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Civil mediation in imperial, republican and modern-day China

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Historical and cultural norms under the traditional Chinese legal order

image of Tijdschrift voor Rechtsgeschiedenis / Revue d'Histoire du Droit / The Legal History Review

This article explores the position of mediation as a means of civil disputes resolution in China’s legal history. While civil adjudication existed in imperial China, the legal tradition of wu song (‘[a society] free from litigation’) played a fundamental role in shaping China’s imperial civil justice system. Under the Confucian ideology, disputes of a civil nature should be settled through conciliatory means so that the amicable relations of the disputants could be maintained. The culture of face-saving and the maintenance of cordial relations remains a distinctive characteristic of the modern Chinese society. This legal historical background provided the ideological foundation for civil procedural systems during the Republican era (1911-1949) and the early days of the People’s Republic (since 1949). The current debate on the contemporary mediation system is placed into the appropriate context when one understands that civil process in China today still operates under the shadow of cultural norms of the traditional Chinese legal order.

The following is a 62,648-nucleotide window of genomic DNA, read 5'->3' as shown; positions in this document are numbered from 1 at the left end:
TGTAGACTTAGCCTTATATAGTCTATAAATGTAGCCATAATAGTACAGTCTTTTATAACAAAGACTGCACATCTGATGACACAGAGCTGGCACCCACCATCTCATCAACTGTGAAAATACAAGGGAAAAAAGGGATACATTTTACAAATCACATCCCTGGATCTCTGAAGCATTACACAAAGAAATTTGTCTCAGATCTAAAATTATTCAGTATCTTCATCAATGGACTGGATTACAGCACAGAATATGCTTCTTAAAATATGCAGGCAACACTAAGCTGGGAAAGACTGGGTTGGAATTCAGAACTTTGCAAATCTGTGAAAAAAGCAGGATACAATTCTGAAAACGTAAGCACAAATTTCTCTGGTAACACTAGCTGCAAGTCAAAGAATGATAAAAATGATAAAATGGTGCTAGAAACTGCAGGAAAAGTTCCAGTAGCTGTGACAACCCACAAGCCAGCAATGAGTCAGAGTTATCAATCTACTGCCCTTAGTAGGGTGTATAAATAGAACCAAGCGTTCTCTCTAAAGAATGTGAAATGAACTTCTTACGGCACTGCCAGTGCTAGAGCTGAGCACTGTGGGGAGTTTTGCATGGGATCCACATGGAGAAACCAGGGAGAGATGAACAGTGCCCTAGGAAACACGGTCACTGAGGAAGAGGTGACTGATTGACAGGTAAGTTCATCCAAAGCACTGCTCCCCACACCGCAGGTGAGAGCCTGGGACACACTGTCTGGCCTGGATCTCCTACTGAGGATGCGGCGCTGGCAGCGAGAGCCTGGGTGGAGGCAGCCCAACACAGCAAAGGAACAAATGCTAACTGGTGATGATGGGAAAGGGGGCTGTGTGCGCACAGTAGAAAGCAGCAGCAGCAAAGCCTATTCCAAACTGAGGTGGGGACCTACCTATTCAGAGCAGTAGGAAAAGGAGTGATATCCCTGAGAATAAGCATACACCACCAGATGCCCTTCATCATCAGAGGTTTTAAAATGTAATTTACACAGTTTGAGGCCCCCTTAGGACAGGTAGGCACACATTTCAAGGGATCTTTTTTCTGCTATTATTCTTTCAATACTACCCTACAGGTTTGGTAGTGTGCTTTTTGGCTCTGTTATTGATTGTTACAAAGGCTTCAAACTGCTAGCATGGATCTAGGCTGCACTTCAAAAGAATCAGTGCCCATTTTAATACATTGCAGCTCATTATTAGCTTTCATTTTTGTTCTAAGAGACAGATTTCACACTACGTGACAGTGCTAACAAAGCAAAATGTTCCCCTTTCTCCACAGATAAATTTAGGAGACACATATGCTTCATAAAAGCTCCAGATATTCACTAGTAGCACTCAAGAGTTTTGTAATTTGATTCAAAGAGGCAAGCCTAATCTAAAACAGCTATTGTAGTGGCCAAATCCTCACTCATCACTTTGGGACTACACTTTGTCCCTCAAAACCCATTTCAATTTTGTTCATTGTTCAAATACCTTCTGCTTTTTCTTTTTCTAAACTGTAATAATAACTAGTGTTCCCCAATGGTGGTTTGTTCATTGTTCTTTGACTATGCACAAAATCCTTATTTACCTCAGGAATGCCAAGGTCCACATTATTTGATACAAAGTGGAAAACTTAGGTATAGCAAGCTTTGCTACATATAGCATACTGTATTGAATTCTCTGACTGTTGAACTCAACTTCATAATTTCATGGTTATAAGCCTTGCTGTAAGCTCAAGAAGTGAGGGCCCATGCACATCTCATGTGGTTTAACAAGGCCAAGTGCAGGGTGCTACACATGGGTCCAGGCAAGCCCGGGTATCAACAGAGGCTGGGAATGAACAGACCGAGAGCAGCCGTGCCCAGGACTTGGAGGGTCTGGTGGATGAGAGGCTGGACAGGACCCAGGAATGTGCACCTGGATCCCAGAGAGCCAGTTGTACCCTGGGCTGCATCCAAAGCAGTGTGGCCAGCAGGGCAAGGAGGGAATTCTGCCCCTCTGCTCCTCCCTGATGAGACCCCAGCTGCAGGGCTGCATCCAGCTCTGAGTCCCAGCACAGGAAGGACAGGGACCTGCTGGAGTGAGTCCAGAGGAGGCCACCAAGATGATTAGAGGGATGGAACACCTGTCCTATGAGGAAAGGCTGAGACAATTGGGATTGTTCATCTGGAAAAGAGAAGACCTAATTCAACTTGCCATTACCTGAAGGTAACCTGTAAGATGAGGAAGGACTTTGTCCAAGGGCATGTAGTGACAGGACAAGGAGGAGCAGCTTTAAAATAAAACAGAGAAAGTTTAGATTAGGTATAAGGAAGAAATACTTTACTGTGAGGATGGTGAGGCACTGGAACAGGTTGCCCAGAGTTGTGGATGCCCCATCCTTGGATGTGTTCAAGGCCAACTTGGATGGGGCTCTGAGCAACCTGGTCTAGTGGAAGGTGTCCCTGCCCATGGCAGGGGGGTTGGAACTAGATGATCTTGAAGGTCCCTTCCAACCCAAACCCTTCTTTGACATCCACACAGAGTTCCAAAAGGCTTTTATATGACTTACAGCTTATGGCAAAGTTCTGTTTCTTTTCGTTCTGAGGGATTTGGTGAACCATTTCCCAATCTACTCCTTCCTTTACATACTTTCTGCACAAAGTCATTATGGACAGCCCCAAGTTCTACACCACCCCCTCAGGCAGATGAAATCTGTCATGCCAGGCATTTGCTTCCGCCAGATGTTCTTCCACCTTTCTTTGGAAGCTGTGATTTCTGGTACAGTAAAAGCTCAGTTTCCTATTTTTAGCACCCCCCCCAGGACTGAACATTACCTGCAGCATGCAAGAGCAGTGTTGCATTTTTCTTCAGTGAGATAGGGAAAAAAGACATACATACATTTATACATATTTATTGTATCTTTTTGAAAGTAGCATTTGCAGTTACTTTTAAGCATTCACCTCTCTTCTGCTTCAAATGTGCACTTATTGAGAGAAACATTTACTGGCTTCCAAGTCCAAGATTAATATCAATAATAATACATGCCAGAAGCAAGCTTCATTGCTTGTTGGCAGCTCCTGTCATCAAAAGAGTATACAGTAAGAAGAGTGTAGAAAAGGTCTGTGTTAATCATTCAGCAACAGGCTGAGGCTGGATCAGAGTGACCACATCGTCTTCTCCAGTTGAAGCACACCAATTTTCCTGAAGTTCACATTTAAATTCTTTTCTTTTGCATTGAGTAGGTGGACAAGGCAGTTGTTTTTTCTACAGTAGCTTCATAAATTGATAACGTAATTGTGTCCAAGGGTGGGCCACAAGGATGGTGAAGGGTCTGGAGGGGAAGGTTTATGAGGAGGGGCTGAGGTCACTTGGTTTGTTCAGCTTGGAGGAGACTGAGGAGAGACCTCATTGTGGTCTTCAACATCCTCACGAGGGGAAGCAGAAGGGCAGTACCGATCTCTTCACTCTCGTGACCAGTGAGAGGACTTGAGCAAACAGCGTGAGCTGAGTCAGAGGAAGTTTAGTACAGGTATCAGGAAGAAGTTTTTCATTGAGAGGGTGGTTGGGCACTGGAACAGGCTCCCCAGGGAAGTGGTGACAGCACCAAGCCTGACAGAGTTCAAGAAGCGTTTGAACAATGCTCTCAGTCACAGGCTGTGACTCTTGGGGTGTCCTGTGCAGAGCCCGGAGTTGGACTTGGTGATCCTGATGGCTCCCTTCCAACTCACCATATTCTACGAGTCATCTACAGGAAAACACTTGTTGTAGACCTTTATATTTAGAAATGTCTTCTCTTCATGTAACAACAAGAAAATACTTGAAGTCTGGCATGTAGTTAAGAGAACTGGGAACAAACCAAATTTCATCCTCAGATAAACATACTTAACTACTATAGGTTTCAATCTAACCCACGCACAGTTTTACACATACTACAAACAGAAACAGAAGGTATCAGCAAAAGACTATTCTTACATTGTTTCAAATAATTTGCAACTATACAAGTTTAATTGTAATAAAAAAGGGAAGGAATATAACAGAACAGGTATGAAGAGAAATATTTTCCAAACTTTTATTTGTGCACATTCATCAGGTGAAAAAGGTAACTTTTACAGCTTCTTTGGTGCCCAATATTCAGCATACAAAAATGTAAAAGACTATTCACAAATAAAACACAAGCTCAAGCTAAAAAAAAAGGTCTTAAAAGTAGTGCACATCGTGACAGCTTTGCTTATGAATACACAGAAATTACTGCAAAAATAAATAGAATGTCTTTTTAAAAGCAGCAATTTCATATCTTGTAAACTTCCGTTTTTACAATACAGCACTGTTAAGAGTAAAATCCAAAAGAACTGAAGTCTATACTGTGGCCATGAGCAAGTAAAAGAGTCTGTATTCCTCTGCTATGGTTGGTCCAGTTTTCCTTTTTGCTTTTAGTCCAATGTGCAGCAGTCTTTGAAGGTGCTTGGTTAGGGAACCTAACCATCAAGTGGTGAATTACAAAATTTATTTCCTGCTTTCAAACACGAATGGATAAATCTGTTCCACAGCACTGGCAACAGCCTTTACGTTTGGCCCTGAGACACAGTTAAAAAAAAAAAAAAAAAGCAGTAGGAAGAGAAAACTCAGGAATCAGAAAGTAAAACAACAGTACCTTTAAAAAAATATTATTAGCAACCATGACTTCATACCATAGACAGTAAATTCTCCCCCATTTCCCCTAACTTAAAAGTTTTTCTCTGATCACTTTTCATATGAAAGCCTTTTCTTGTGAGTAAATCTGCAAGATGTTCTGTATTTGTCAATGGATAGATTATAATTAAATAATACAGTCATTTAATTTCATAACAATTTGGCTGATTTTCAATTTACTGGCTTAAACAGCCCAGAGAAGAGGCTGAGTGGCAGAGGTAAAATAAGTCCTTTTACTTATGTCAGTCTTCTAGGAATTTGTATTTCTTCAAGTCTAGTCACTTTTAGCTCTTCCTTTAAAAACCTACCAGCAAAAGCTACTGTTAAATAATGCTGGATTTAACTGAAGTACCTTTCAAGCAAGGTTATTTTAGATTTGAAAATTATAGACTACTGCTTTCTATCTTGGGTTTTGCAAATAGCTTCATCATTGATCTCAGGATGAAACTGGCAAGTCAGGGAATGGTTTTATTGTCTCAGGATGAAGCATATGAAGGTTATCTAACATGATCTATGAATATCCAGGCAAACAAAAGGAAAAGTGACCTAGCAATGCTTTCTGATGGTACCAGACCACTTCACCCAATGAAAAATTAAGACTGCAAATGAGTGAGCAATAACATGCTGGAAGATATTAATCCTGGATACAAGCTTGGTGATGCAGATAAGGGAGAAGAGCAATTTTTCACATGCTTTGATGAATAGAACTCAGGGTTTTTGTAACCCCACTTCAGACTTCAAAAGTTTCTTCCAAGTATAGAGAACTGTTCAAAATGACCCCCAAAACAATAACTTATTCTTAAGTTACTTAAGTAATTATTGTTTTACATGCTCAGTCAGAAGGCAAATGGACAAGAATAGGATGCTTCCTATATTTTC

Affiliations: 1: Assistant Professor, City University of Hong Kong, Tat Chee Avenue, Kowloon Tong, Kowloon, Hong Kong, China


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